WASHINGTON — The tree struck by the light plane that crashed outside the White House is the oldest on the grounds of the Executive Mansion--a towering southern magnolia planted more than 150 years ago by President Andrew Jackson as a memorial to his wife. She died just before he took office.
The plane apparently hit the ground and then struck the tree, severing a limb but doing no further damage.
Jackson planted the tree sometime during his two terms in office--between 1829 and 1837--but no more precise date is known, according to Neel Lattimore, a White House spokesman.
Today, the graceful tree--as depicted on the back of the $20 bill--stands at the center of a small terrace, shading the tall windows of the State Dining Room and the residential quarters above it.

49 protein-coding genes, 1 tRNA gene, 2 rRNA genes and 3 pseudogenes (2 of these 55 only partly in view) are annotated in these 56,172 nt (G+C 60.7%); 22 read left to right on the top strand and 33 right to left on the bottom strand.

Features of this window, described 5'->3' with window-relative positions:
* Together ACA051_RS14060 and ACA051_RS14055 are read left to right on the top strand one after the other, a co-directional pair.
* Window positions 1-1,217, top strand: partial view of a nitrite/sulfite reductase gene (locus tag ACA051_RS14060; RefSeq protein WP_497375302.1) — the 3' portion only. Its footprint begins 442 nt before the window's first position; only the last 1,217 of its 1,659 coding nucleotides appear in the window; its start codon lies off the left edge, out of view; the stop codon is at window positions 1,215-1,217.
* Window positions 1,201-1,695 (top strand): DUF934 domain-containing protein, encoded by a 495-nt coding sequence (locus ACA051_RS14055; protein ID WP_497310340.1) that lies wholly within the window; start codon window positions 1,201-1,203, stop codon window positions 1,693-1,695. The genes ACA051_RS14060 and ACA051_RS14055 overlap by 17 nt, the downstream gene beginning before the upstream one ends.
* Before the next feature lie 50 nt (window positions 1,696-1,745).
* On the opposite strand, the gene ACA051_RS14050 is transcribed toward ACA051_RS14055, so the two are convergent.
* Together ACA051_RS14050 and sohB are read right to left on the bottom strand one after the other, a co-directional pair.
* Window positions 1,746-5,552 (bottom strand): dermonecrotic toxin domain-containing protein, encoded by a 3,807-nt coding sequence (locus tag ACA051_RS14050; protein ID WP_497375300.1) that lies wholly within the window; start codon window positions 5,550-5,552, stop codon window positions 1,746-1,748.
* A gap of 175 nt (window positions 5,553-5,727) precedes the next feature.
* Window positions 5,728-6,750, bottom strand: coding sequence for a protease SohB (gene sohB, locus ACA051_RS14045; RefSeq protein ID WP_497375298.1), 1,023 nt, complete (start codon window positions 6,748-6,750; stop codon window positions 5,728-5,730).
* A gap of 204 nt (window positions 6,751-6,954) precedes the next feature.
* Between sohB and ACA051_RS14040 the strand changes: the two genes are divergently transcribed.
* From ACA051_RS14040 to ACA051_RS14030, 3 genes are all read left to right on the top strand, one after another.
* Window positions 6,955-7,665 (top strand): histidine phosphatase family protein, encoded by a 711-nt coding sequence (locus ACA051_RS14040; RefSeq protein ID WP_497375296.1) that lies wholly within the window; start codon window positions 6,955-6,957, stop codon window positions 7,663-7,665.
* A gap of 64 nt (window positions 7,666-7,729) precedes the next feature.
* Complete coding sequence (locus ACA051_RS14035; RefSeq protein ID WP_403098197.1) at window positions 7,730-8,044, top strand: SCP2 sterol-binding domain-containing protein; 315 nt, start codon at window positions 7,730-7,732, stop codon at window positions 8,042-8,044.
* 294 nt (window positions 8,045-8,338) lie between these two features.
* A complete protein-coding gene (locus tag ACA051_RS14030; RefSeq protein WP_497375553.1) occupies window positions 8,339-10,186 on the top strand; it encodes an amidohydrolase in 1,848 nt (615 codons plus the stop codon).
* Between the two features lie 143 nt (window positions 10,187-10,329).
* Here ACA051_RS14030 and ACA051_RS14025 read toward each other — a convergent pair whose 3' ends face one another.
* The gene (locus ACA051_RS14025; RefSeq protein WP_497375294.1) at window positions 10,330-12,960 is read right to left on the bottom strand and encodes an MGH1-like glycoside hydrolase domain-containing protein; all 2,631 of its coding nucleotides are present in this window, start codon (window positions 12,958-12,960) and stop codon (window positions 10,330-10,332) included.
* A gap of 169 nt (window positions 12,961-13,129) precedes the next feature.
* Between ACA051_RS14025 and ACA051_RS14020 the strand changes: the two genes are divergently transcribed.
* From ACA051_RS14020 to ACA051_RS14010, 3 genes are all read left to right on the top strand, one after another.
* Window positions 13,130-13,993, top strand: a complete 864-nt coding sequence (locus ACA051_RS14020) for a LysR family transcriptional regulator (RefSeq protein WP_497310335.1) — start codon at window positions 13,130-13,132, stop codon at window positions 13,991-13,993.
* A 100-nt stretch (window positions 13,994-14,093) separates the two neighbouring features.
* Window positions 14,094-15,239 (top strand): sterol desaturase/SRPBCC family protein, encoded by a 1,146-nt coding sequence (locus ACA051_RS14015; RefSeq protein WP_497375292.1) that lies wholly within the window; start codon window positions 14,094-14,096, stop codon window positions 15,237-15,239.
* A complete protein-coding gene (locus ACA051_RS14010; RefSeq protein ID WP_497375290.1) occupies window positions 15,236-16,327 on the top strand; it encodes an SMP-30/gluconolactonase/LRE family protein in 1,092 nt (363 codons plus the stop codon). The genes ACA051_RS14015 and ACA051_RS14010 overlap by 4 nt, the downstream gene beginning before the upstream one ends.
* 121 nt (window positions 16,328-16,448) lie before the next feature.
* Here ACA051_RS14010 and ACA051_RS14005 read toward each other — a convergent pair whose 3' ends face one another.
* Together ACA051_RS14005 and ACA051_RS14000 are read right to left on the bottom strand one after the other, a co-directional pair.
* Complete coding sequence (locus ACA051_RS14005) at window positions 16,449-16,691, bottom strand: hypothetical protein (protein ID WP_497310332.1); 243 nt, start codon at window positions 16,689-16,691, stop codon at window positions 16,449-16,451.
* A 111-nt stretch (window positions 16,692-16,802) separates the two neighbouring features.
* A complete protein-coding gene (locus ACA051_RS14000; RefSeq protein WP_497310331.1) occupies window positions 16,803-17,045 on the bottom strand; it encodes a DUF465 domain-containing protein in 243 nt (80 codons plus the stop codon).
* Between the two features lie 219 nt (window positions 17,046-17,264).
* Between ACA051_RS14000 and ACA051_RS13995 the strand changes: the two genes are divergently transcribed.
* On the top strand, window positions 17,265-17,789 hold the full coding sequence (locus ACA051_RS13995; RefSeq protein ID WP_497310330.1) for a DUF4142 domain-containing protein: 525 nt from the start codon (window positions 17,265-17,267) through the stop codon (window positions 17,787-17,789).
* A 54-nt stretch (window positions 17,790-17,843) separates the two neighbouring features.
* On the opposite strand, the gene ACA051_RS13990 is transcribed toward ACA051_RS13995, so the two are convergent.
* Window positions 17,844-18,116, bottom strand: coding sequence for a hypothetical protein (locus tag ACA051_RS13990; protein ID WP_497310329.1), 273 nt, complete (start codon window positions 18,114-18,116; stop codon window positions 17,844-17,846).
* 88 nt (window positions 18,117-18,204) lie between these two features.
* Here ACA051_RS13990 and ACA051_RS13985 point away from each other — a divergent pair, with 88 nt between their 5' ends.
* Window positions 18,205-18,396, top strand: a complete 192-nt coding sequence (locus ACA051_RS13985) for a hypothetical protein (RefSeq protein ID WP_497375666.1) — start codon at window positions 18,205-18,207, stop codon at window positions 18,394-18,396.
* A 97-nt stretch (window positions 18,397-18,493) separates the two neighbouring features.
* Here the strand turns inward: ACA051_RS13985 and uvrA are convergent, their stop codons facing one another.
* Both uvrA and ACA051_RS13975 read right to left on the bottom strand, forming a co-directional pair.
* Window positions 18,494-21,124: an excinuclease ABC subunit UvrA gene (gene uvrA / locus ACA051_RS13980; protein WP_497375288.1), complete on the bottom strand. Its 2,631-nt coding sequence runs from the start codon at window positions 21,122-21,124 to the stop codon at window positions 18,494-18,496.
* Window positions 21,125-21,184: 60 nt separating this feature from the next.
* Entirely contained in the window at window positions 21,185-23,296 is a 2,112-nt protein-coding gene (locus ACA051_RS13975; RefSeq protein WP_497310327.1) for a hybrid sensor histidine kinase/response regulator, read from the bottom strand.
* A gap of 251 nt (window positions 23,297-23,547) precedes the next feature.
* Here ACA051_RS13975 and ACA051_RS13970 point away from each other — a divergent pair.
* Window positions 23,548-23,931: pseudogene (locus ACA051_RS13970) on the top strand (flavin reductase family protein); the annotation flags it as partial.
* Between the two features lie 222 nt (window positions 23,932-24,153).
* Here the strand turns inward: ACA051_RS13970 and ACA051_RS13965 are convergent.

The plane struck the magnolia at a point just under the one first-floor window that is visible (the Red Room) to the left of the steps leading from the South Portico to the South Lawn.
The magnolia is a graft of one from the grounds of the Hermitage, Jackson's home outside Nashville, Tenn.
Steeped in White House lore, the tree reflected the unusually deep feelings that Jackson, whose nickname was "Old Hickory," had for his wife, Rachel Donelson Robards.
In 1806, Jackson killed Charles Dickinsin, a fellow Nashville attorney, in a duel because Jackson believed that Dickinsin had spread scurrilous gossip about Mrs. Jackson.